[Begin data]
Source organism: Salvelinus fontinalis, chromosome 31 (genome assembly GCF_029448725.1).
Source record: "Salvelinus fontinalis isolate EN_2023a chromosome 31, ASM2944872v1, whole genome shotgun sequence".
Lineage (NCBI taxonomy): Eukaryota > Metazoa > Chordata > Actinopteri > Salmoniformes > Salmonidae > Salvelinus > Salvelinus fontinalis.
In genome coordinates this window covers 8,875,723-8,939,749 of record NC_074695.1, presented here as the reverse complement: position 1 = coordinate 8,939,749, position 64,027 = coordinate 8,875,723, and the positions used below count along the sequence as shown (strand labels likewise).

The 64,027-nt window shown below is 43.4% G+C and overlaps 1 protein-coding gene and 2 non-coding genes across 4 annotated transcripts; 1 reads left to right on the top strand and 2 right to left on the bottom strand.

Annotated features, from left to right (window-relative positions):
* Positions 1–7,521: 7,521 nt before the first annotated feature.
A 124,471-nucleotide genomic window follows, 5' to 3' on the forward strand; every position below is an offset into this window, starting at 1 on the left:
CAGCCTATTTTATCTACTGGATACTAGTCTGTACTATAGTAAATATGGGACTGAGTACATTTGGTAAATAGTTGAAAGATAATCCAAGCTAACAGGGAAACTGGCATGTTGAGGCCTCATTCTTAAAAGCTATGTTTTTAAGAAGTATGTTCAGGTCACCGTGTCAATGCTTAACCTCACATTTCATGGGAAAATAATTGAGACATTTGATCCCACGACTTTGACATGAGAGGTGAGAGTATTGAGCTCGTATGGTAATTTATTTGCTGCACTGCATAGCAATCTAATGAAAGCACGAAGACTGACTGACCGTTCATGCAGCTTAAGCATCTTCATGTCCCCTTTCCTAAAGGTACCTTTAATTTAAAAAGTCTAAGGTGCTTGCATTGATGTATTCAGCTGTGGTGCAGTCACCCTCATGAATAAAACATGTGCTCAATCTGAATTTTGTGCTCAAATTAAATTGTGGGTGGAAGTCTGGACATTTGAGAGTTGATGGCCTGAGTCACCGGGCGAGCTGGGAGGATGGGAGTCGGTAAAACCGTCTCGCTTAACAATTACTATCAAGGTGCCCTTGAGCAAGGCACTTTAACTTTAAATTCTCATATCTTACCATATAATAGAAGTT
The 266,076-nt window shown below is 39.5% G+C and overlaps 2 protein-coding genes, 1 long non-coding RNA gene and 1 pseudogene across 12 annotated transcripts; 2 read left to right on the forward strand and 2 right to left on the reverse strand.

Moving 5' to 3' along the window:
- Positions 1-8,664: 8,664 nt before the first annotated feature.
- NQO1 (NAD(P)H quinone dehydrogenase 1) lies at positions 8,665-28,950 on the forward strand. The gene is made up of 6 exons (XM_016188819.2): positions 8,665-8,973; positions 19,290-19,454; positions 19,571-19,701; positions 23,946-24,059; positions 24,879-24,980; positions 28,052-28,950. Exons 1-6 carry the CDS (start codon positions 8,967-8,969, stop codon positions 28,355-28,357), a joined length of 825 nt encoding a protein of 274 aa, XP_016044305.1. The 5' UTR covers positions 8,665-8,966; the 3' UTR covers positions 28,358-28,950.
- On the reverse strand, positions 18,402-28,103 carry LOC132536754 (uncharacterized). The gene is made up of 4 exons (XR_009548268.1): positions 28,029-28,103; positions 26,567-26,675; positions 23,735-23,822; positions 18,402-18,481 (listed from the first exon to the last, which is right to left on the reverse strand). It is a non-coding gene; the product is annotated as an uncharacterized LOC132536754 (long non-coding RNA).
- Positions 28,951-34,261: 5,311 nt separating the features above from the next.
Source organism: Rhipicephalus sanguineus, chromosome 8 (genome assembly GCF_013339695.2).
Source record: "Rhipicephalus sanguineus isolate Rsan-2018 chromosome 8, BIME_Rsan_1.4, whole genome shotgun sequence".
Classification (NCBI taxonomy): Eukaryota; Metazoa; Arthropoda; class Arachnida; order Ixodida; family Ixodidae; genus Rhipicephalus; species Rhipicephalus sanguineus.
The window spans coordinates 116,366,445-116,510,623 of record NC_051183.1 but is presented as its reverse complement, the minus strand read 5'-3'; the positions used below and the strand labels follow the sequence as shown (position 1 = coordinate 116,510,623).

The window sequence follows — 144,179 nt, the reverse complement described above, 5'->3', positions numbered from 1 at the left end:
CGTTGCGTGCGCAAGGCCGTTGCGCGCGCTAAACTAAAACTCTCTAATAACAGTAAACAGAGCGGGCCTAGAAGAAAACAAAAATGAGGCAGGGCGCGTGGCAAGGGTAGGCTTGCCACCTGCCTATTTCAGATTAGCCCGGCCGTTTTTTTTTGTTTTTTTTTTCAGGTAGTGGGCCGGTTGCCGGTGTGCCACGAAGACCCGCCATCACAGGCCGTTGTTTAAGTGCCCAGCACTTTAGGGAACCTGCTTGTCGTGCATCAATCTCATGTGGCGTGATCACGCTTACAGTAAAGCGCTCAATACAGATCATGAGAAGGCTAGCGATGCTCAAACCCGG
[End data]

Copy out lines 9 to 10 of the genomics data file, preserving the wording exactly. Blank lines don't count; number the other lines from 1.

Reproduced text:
CAGCCTATTTTATCTACTGGATACTAGTCTGTACTATAGTAAATATGGGACTGAGTACATTTGGTAAATAGTTGAAAGATAATCCAAGCTAACAGGGAAACTGGCATGTTGAGGCCTCATTCTTAAAAGCTATGTTTTTAAGAAGTATGTTCAGGTCACCGTGTCAATGCTTAACCTCACATTTCATGGGAAAATAATTGAGACATTTGATCCCACGACTTTGACATGAGAGGTGAGAGTATTGAGCTCGTATGGTAATTTATTTGCTGCACTGCATAGCAATCTAATGAAAGCACGAAGACTGACTGACCGTTCATGCAGCTTAAGCATCTTCATGTCCCCTTTCCTAAAGGTACCTTTAATTTAAAAAGTCTAAGGTGCTTGCATTGATGTATTCAGCTGTGGTGCAGTCACCCTCATGAATAAAACATGTGCTCAATCTGAATTTTGTGCTCAAATTAAATTGTGGGTGGAAGTCTGGACATTTGAGAGTTGATGGCCTGAGTCACCGGGCGAGCTGGGAGGATGGGAGTCGGTAAAACCGTCTCGCTTAACAATTACTATCAAGGTGCCCTTGAGCAAGGCACTTTAACTTTAAATTCTCATATCTTACCATATAATAGAAGTT
The 266,076-nt window shown below is 39.5% G+C and overlaps 2 protein-coding genes, 1 long non-coding RNA gene and 1 pseudogene across 12 annotated transcripts; 2 read left to right on the forward strand and 2 right to left on the reverse strand.